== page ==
How astrocytes help neurons survive
Energy utilization by brain tissue
In the absence of starvation the cells of the brain rely almost entirely on blood glucose for energy capture in the form of adenosine triphosphate (ATP). The human brain consumes a large portion of the body’s oxygen and blood glucose supply. It represents only 2% of the body’s total mass, but it consumes 20% of oxygen and glucose supplied by blood.
While both neurons and astrocytes take up glucose from blood, co-operation between these two cell types is essential for its efficient use in support of neuronal synapse transmission. But, before we discuss mutual energy support systems in operation between neurons and astrocytes we will talk about the location of astrocytes in the brain.
Where in the brain astrocytes are found
All central nervous system (CNS) regions are uniformly populated with non-overlapping astrocytes.
Astrocytes outnumber neurons by over five-fold and their turnover rate is low. Astrocytes are divided into two main types, protoplasmic and fibrous.
Protoplasmic astrocytes are located in brain grey matter. Fibrous astrocytes are found in the white matter of the brain.
Protoplasmic astrocytes have several stem like branches that give rise in turn to many finely branching processes that form a globe-like structure. In contrast fibrous astrocytes appear as an assembly of long filaments. The very large cell bodies in the right part of the brain tissue section displayed above are neurons. The smaller cell bodies near the neurons are astrocytes, and the very tiny cell bodies are microglia.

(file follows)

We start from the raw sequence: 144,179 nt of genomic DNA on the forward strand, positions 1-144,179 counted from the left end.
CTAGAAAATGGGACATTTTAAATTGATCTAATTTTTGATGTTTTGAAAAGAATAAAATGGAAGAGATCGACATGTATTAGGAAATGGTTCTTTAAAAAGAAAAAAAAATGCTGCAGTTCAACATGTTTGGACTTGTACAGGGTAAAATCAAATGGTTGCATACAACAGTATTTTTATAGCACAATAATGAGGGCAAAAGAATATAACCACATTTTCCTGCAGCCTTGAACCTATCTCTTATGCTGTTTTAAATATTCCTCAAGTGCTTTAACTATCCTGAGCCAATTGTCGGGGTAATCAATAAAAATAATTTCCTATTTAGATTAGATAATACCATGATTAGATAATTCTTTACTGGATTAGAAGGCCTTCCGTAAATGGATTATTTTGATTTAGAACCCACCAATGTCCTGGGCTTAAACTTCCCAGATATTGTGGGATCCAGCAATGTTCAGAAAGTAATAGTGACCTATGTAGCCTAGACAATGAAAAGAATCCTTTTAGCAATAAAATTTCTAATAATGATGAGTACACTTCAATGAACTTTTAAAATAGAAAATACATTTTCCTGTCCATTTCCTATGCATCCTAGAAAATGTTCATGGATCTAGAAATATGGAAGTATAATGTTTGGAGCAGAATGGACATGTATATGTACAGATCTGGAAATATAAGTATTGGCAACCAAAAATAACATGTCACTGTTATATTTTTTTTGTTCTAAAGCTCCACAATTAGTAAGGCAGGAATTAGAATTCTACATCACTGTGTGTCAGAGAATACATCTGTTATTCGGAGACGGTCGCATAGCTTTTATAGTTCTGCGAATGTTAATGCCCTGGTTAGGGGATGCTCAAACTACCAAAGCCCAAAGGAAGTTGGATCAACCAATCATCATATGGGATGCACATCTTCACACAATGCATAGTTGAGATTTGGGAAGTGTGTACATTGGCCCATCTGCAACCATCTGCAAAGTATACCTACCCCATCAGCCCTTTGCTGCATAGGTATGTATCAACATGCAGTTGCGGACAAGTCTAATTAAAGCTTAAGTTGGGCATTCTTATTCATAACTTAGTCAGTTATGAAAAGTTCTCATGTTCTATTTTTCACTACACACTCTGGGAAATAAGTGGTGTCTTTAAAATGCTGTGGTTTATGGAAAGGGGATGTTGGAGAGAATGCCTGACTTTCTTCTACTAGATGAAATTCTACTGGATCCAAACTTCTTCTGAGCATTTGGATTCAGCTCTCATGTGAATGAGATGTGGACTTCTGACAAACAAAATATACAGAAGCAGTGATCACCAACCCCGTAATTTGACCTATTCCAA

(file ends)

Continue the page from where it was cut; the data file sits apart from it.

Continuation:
In the adult brain, in the grey matter of the central brain structure known as the hippocampus and in the brain cortex many finely branching processes from a single protoplasmic astrocyte are estimated to contact up to 600 dendrites of multiple neurons enveloping 100,000 or more synapses.
Fibrous astrocytes in the white matter of the brain make contact with nerve axons at the Nodes of Ranvier. Both types of astrocytes also make extensive contact with blood arterioles and capillaries.
Astrocytes surrounding neuronal synapses
Some protoplasmic astrocytes blanket synapses so closely that they contribute to a structure called the “tripartite synapse”.
At this type of neuronal synapse astrocytes receive neurotransmitter input at their plasma membrane proteins. Expression of specific neurotransmitter binding proteins on astrocyte plasma membrane is matched to the neurotransmitter released in their immediate environment.
This arrangement allows astrocytes to monitor activity and energy needs of the neurons it is supporting, and to maintain the fluid, ion, and pH level of the synaptic interstitial fluid critical for brain homeostasis.
Networks of connected astrocytes
Another important feature of astrocyte structure is that the most distal tips of their long processes can meet and be joined together by gap junctions. Gap junctions directly link the cytoplasm of multiple astrocyte cells forming a network through which ions and molecules can pass freely between cells.
In various parts of the brain large cellular networks of astrocytes can reach a millimeter in size, encompassing hundreds to thousands of astrocytes. Astrocyte networks are organized into anatomical and functional compartments in different brain areas similar to neuronal networks.
Energy co-operation between astrocytes and neurons
A major role played by astrocytes is to capture nutrient molecules from blood and convert them to a form that supports the high energy needs of neuronal synapses.